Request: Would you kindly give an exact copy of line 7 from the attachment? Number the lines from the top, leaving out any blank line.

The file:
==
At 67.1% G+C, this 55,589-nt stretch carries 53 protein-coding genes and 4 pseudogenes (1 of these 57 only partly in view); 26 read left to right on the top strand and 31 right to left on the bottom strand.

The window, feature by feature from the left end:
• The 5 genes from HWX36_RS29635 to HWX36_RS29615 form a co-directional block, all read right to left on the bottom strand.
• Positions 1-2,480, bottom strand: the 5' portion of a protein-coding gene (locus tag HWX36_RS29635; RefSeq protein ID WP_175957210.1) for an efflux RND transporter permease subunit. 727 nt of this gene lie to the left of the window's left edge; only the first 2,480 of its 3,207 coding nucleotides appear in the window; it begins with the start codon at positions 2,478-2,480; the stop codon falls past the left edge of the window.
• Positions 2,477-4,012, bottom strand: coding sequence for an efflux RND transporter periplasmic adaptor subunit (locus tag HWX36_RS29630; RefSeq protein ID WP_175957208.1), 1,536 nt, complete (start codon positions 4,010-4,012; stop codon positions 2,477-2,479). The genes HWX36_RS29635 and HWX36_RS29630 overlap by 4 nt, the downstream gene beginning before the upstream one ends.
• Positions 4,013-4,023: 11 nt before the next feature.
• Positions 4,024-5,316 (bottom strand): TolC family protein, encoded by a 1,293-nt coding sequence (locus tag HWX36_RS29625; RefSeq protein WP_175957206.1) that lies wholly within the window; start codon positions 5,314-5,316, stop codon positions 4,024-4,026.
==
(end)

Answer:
• Positions 4,024-5,316 (bottom strand): TolC family protein, encoded by a 1,293-nt coding sequence (locus tag HWX36_RS29625; RefSeq protein WP_175957206.1) that lies wholly within the window; start codon positions 5,314-5,316, stop codon positions 4,024-4,026.